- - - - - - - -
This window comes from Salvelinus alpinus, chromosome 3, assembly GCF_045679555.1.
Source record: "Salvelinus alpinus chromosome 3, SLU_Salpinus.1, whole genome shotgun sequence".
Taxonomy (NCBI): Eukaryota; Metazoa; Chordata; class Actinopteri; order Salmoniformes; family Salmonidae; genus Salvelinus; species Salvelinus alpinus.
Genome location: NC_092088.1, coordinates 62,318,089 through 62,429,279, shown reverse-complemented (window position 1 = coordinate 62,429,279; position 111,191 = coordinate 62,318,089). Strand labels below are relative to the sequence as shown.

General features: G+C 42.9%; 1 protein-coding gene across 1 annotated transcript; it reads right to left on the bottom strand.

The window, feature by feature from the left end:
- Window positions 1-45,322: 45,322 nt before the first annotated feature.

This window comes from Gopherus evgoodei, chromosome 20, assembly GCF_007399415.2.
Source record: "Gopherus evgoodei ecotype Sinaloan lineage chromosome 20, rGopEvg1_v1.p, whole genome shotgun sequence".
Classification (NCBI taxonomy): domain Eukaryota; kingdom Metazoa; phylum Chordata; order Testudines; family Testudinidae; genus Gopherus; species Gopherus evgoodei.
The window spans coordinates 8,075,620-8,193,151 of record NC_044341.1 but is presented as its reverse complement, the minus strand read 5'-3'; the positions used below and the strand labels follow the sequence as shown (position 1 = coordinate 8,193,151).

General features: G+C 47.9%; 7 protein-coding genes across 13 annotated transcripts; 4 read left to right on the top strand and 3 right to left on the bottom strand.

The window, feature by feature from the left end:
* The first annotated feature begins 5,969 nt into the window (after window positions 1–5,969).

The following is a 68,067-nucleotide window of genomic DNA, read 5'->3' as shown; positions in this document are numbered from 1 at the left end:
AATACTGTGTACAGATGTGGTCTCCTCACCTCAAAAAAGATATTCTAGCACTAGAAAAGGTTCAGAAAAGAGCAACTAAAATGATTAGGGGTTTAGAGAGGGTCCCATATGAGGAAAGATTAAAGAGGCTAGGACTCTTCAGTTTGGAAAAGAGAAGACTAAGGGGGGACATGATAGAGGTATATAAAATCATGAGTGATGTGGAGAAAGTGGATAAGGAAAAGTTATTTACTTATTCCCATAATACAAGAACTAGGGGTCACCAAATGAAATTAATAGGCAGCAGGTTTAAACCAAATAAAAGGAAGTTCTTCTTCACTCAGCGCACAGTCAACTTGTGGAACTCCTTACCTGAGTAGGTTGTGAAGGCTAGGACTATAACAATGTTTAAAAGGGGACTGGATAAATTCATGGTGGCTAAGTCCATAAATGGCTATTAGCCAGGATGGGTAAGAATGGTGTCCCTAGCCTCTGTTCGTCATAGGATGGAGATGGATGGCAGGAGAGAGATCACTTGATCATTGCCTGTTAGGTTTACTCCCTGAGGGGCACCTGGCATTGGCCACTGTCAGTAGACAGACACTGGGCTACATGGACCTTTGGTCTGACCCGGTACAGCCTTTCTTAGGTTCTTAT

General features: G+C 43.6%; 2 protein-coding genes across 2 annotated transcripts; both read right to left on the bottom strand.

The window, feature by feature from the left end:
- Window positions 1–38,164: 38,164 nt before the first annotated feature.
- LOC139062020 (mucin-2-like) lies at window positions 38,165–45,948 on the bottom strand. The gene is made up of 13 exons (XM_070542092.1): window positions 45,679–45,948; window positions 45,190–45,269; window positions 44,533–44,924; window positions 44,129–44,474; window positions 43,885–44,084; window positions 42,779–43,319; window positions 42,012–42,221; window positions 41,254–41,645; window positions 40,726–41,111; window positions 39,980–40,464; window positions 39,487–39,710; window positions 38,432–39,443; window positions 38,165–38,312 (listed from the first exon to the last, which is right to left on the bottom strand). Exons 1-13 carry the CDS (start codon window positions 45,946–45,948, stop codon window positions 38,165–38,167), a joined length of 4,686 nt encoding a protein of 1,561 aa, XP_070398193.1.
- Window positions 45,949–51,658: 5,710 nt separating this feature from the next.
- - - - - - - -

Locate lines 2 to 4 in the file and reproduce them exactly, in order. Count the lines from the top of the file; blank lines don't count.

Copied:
Source record: "Salvelinus alpinus chromosome 3, SLU_Salpinus.1, whole genome shotgun sequence".
Taxonomy (NCBI): Eukaryota; Metazoa; Chordata; class Actinopteri; order Salmoniformes; family Salmonidae; genus Salvelinus; species Salvelinus alpinus.
Genome location: NC_092088.1, coordinates 62,318,089 through 62,429,279, shown reverse-complemented (window position 1 = coordinate 62,429,279; position 111,191 = coordinate 62,318,089). Strand labels below are relative to the sequence as shown.